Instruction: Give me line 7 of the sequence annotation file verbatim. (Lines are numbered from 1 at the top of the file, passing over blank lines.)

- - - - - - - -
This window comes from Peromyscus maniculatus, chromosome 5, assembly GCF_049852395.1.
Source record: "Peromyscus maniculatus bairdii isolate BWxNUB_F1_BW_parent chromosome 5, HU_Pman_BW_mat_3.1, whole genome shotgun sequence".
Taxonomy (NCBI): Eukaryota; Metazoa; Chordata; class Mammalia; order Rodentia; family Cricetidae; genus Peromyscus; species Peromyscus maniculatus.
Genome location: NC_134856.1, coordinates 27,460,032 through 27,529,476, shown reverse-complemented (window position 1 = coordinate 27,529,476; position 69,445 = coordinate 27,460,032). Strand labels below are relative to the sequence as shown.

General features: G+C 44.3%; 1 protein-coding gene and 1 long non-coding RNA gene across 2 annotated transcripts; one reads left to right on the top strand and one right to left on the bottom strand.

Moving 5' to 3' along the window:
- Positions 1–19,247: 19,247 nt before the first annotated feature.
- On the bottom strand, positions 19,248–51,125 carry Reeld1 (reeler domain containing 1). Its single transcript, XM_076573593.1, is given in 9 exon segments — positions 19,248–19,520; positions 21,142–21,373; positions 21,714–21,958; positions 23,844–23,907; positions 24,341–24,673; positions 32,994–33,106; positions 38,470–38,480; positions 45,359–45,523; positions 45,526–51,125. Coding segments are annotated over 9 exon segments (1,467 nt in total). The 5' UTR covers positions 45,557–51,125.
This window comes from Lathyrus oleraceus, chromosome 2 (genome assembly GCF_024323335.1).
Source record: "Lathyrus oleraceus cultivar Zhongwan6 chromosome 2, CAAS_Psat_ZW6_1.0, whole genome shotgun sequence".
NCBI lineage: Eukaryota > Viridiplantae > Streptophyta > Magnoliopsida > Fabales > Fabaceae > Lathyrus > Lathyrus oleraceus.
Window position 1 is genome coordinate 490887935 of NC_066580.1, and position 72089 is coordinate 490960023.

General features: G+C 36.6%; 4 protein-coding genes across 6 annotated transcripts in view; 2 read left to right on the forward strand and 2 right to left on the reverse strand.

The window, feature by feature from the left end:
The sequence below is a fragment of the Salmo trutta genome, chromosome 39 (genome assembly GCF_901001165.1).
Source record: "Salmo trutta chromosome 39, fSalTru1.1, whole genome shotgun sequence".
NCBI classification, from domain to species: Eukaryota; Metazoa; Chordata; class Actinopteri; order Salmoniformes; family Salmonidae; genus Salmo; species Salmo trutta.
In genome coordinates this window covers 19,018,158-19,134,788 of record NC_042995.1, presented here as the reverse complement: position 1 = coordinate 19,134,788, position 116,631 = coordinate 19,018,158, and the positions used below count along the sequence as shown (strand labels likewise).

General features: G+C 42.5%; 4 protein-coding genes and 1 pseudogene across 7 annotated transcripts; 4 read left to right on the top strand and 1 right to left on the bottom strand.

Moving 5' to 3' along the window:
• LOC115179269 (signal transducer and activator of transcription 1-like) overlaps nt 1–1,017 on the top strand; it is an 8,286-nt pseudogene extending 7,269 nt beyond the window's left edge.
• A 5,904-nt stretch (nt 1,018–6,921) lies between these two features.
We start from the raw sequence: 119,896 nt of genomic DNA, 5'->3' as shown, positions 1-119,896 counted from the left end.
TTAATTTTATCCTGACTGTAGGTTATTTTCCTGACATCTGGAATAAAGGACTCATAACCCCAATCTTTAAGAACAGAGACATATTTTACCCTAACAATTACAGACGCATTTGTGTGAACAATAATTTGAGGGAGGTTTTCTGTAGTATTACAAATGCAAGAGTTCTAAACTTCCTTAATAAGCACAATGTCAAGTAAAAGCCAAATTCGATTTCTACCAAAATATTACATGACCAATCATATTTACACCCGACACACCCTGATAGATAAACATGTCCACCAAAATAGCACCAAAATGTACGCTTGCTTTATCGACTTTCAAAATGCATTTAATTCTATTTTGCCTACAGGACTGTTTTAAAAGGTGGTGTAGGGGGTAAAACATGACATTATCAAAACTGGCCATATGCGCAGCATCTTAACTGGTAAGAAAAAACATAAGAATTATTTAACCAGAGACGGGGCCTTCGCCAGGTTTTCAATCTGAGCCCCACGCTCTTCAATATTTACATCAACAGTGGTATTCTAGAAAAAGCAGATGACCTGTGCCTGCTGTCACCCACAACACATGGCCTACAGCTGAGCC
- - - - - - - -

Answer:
- Positions 1–19,247: 19,247 nt before the first annotated feature.